Rashard Lewis has become the standard punchline for any joke about bad long-term contracts. He was paid back when he was an elite scorer in Seattle (you know, back when Seattle had a team), then was converted in the Magic system to be their perimeter trigger. He stopped working in the post or on the drive and was primarily used as only a spot-up shooter, and last season his huge deal was swapped for Gilbert Arenas’ huge deal (Lewis is still with the Wizards).
Hoopsworld caught up with Lewis in Las Vegas at the Impact Basketball events this week and Lewis says he’s working to get back to being a true versatile weapon.
“I’m trying to get away from being just a spot-up shooter,” Lewis told HOOPSWORLD. “My whole goal is to get back to attacking the basket, posting up and being a small forward like I was in Seattle. I’m not complaining about being a spot-up shooter in Orlando because it was great and I’ll do anything for the team to help win games. That’s how we won ball games, by spreading the floor and having Dwight [Howard] inside. Now, for me, I have to get back to being aggressive and attacking the basket as well as shooting the three.”
via NBA Saturday: Telfair Excited For Free Agency | HOOPSWORLD | Basketball News & NBA Rumors.
Lewis is 32 and has battled a myriad of injuries the last few years. So his ability to work in the post is questionable at best, much less work from the perimeter on drives. Still, with the extra time off from the lockout, it’s possible Lewis could surprise in Washington. Even if he can provide anything, he’ll still get comments about his contract. But as Lewis told J.A. Adande, it’s not like the players negotiate those contracts. The fact that Lewis is engaged, working out, talking about being a leader and trying to contribute says a lot about his character. He’s not just coasting out the rest of his career, even if he is overpaid.
LeBron James is already the NBA’s all-time leading playoff scorer, having passed Michael Jordan last postseason.
However, LeBron racked up his buckets in the era of the three-point shot (as did Jordan, to a lesser extent), so Kareem Abdul-Jabbar was the all-time leader in field goals made in the postseason. A lot of them beautiful skyhooks that still give Celtics fans nightmares.
Monday night, LeBron made history passing Abdul-Jabar for the top spot in NBA playoff made field goals.
Just add that to the already insane resume.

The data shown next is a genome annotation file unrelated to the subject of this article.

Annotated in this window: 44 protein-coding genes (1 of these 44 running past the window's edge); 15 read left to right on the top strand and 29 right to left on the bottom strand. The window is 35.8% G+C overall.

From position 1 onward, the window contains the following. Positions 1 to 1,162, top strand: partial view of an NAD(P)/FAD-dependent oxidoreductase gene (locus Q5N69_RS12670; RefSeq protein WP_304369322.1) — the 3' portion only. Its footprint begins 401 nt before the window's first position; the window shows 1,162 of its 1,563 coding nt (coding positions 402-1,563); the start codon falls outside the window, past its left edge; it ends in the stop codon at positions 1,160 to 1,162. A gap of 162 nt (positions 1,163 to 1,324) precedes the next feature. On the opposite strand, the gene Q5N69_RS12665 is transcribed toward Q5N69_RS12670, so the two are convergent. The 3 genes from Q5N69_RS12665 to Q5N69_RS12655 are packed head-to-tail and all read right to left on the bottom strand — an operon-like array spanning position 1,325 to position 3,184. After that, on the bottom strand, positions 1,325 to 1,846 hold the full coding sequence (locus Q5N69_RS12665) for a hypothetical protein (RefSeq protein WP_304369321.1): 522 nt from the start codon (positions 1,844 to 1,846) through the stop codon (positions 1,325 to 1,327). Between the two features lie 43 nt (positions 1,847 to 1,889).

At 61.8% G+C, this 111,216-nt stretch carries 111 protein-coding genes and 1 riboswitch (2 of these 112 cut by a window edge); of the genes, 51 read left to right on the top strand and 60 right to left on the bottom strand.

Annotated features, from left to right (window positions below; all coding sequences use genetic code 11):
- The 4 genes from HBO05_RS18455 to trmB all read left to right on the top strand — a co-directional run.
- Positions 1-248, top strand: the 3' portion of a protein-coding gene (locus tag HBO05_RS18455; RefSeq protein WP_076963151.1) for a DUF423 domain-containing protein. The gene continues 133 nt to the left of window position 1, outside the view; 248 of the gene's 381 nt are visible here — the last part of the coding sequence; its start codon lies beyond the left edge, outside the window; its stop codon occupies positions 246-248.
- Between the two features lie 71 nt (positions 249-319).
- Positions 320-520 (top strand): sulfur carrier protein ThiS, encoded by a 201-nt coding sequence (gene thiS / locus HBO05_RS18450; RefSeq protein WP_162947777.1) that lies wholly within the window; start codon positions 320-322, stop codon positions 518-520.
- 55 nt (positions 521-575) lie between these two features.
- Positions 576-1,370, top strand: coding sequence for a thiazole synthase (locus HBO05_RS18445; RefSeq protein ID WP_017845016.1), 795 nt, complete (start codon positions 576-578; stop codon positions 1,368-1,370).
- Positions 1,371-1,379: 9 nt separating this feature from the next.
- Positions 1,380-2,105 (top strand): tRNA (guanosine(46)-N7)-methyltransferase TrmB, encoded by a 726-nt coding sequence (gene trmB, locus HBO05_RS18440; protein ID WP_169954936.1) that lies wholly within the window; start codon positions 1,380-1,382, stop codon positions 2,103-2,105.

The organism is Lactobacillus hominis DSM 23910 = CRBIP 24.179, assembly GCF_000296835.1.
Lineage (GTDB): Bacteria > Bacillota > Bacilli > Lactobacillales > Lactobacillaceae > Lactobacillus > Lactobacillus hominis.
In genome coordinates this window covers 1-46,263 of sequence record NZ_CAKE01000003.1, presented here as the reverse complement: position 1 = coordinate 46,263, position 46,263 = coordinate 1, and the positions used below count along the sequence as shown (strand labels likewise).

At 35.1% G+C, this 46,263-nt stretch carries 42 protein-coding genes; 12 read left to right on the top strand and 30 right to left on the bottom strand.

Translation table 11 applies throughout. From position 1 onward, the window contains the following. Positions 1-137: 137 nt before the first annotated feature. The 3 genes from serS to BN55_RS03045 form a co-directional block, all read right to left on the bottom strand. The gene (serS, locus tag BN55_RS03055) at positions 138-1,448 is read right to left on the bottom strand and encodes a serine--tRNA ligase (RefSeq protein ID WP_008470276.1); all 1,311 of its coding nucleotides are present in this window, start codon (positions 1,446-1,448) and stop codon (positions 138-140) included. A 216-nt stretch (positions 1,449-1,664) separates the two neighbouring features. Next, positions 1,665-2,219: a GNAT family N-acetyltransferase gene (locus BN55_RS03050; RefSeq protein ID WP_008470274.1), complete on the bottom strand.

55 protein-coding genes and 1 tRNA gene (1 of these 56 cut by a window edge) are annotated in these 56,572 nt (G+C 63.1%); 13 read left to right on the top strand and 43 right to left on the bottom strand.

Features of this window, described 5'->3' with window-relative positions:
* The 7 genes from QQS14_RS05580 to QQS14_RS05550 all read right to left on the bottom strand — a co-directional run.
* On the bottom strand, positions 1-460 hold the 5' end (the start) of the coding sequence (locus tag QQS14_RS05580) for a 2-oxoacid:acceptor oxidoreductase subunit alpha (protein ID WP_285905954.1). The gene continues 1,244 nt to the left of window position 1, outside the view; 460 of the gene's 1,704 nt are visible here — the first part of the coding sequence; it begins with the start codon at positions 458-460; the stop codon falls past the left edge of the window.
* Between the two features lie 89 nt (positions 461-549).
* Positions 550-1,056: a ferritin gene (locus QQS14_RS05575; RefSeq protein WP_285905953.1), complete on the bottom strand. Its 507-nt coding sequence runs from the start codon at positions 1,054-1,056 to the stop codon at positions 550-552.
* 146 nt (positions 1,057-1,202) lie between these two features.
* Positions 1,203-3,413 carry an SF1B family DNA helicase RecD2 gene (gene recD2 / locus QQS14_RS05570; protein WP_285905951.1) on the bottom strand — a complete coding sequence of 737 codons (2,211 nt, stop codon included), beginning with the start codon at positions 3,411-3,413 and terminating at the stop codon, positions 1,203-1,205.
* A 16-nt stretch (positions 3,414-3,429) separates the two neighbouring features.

Not sure what part of this was better.
Was it Kevin Love‘s length-of-the-court outlet touchdown pass that was right on the money, where only the receiver could get it?
Or was it LeBron James, with a catch in a crowd that would make Julio Jones’ draw drop?
Either way, this first quarter bucket from the Cavaliers may well be the play of the game.
Is this the wave of the future?
Since then newly-minted owner Jerry Buss started the Laker Girls’ in 1979, all-female dance teams have become standard around the NBA. However, with how things are now viewed through the prism of the #metoo movement, and reports on how NFL cheerleaders were treated in places such as Washington and Miami, a lot of professional sports teams are re-thinking the concept of female dance teams.
The Spurs are apparently doing away with theirs, to be replaced by a 35-person co-ed “hype team.”
The Spurs have not said officially that this is the end of the Silver Dancers. “Lack of interest” is an odd reason to give — is there suddenly less interest now than there was five years ago? A number of teams have both female dance teams and co-ed “spirit” or “hype” teams.
Far more likely, this is about perception in what is a conservative state and marketplace.
The question is will this become a trend, both around the NBA and professional sports. As the teams try to evolve and make more dynamic their in-arena experiences, are the dance teams going to fade from view?
Just something to keep and eye on going forward.
It’s everyone’s favorite parlor game around the NBA: Where will Kawhi Leonard play next season? Philadelphia? Los Angeles? Somewhere else? Fans of 29 teams are posting their trade scenarios online, while GMs of 29 teams privately have tried to come up with offers that could tempt San Antonio.
The most likely answer: San Antonio.
While the relationship between Leonard and the Spurs is frayed — and with the people close to Leonard and in his ear seemingly trying to push him out the door — the Spurs would rather keep one of the five best players in the NBA (when healthy) in-house. From Tom Osbourne of the San Antonio Express-News.
Still, the Spurs hope to meet with Leonard and his representatives soon in a bid to mend fences and pave the way for Leonard to come to terms on a five-year $219 million supermax contract that he will be eligible to receive starting July 1. If attempts to patch up the relationship fail, the Spurs will be forced to explore trading a player coach Gregg Popovich once labeled “the future face of the franchise.”
The timing of that meeting has been slowed in part because of the death of Popovich’s wife and everyone involved understandably giving him all the space wants. It will happen.
Can the relationship be salvaged? Maybe, $219 million can mend a lot of fences. There are things the Spurs can and would be willing to do to promote Leonard more (although that all starts with him getting out of his comfort zone and building his brand, starting with speaking more in public). Also, Gregg Popovich was able to sooth LaMarcus Aldridge‘s ego when the big man demanded a trade, and not only did the player stay he had an All-NBA level season. Popovich and Leonard still have a strong relationship.
Is that enough? Time will tell, but people around the league think at best it’s a coin flip. Things are not good right now. However, the Spurs will get the first crack at fixing this before they are forced to consider a trade.